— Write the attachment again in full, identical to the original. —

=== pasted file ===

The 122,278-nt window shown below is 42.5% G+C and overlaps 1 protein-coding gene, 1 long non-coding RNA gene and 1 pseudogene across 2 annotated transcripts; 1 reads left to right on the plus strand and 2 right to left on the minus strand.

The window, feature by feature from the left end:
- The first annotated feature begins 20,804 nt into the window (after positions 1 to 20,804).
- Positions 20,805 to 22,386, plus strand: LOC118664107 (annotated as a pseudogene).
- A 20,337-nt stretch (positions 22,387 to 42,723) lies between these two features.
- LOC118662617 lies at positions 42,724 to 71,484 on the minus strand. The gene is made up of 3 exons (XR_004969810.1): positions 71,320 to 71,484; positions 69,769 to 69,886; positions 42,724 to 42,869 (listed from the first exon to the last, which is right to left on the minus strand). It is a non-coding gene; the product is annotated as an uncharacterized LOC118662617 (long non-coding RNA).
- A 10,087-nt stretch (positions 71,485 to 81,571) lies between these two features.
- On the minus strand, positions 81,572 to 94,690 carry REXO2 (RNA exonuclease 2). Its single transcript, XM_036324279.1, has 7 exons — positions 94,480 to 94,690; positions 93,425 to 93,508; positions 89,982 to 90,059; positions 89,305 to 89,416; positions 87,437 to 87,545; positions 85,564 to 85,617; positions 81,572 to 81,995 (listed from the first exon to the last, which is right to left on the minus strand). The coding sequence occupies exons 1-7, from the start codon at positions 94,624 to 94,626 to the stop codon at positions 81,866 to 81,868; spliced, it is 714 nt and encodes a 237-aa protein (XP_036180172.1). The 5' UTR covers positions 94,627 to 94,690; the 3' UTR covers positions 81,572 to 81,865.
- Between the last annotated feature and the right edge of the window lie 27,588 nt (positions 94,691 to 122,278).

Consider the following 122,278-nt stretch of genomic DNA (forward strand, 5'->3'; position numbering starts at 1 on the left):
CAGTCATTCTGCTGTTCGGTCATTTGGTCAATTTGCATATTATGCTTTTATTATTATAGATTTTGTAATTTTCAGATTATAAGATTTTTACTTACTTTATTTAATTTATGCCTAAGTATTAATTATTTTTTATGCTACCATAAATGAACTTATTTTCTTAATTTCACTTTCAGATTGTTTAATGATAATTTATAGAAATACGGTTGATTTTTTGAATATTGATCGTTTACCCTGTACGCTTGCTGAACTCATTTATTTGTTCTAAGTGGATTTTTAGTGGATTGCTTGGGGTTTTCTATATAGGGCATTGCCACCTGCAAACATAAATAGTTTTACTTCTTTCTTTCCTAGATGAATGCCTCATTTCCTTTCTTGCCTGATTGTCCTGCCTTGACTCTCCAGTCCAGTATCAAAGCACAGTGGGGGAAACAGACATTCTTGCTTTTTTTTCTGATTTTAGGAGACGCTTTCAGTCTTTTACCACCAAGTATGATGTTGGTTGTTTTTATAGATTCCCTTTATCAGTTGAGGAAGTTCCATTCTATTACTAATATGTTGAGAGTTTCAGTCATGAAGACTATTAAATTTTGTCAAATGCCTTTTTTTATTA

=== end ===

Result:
The 122,278-nt window shown below is 42.5% G+C and overlaps 1 protein-coding gene, 1 long non-coding RNA gene and 1 pseudogene across 2 annotated transcripts; 1 reads left to right on the plus strand and 2 right to left on the minus strand.

The window, feature by feature from the left end:
- The first annotated feature begins 20,804 nt into the window (after positions 1 to 20,804).
- Positions 20,805 to 22,386, plus strand: LOC118664107 (annotated as a pseudogene).
- A 20,337-nt stretch (positions 22,387 to 42,723) lies between these two features.
- LOC118662617 lies at positions 42,724 to 71,484 on the minus strand. The gene is made up of 3 exons (XR_004969810.1): positions 71,320 to 71,484; positions 69,769 to 69,886; positions 42,724 to 42,869 (listed from the first exon to the last, which is right to left on the minus strand). It is a non-coding gene; the product is annotated as an uncharacterized LOC118662617 (long non-coding RNA).
- A 10,087-nt stretch (positions 71,485 to 81,571) lies between these two features.
- On the minus strand, positions 81,572 to 94,690 carry REXO2 (RNA exonuclease 2). Its single transcript, XM_036324279.1, has 7 exons — positions 94,480 to 94,690; positions 93,425 to 93,508; positions 89,982 to 90,059; positions 89,305 to 89,416; positions 87,437 to 87,545; positions 85,564 to 85,617; positions 81,572 to 81,995 (listed from the first exon to the last, which is right to left on the minus strand). The coding sequence occupies exons 1-7, from the start codon at positions 94,624 to 94,626 to the stop codon at positions 81,866 to 81,868; spliced, it is 714 nt and encodes a 237-aa protein (XP_036180172.1). The 5' UTR covers positions 94,627 to 94,690; the 3' UTR covers positions 81,572 to 81,865.
- Between the last annotated feature and the right edge of the window lie 27,588 nt (positions 94,691 to 122,278).

Consider the following 122,278-nt stretch of genomic DNA (forward strand, 5'->3'; position numbering starts at 1 on the left):
CAGTCATTCTGCTGTTCGGTCATTTGGTCAATTTGCATATTATGCTTTTATTATTATAGATTTTGTAATTTTCAGATTATAAGATTTTTACTTACTTTATTTAATTTATGCCTAAGTATTAATTATTTTTTATGCTACCATAAATGAACTTATTTTCTTAATTTCACTTTCAGATTGTTTAATGATAATTTATAGAAATACGGTTGATTTTTTGAATATTGATCGTTTACCCTGTACGCTTGCTGAACTCATTTATTTGTTCTAAGTGGATTTTTAGTGGATTGCTTGGGGTTTTCTATATAGGGCATTGCCACCTGCAAACATAAATAGTTTTACTTCTTTCTTTCCTAGATGAATGCCTCATTTCCTTTCTTGCCTGATTGTCCTGCCTTGACTCTCCAGTCCAGTATCAAAGCACAGTGGGGGAAACAGACATTCTTGCTTTTTTTTCTGATTTTAGGAGACGCTTTCAGTCTTTTACCACCAAGTATGATGTTGGTTGTTTTTATAGATTCCCTTTATCAGTTGAGGAAGTTCCATTCTATTACTAATATGTTGAGAGTTTCAGTCATGAAGACTATTAAATTTTGTCAAATGCCTTTTTTTATTA